The MVE division of Chart industries provides a comprehensive lineup of cryopreservation options, from the small and portable up to high capacity and fully automated. The feature vapor and liquid storage options, a -190C top box temperature option, as well as options for how and how many vials you need to store.
IC Biomedical Dewars having merged with Worthington Cryogenic Equipment division and sometimes found under the Worthington banner or Taylor Wharton, carries a full range of sizes and shapes dewars, or more advanced systems that can store in either liquid or vapor. Each is constructed of lightweight but strong aluminum with sealed vacuum space and lids that keep loss to a minimum while still being safe.
The Thermo lineup covers benchtop containers, transportation systems, dewars, autofill systems, and systems that look more like traditional freezers, the controlled rate freezer. These compact systems are microprocessor controlled to precisely monitor the descent of the temperature to protect samples including human IVF samples. Thermo’s cryogenic line covers not only storage systems but also a robust lineup of accessories, racking systems, and consumables. Similarly, Cryosafe carries not only ample storage but also liquid dewars for the storage and dispensing of liquid nitrogen with high efficiency, super-insulated dewars.
Cryopreservation suspends biological samples to help preserve the fine structure of the cell. Over the years the technology has become more successful in keeping the cells and tissues intact for longer periods. This provides an advantage not only with maintaining stock levels for research but also reduces the risk of contamination, genetic drift, and morphological changes and reduces overall costs over time.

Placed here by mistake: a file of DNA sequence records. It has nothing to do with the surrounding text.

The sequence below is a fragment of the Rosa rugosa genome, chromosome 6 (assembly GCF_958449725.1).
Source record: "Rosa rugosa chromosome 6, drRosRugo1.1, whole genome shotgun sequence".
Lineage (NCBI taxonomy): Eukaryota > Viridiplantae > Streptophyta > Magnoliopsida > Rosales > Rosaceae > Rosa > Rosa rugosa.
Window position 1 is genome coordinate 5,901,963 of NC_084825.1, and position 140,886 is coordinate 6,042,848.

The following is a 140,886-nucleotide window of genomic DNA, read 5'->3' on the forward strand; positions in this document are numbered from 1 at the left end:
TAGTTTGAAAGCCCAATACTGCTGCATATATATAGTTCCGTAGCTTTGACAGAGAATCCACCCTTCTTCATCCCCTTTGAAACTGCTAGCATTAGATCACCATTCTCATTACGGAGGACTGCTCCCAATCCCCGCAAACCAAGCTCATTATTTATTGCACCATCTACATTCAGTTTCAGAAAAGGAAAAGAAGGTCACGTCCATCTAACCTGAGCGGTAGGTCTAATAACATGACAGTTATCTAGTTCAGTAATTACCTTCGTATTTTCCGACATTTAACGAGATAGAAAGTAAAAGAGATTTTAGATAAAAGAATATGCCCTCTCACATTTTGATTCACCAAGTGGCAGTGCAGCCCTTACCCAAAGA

The overall freeze time is faster than traditional methods and can be applied to a broad range of applications. Aside from sample storage for research, Cryogenics can be used to cool rockets, MRI machines, storing food, recycling, cooling superconductors, and even special effects. For a research lab, liquid nitrogen dewars and cryopreservation systems can extend the length of time a sample is viable.
Depending on the make and model, liquid nitrogen is also an economical choice. Your lab can save additionally by buying gently used and leak-tested systems. Over the next few articles, we’ll take a deeper dive into what to look for when selecting an LN2 system, what elements make them effective, and what the brands have to offer.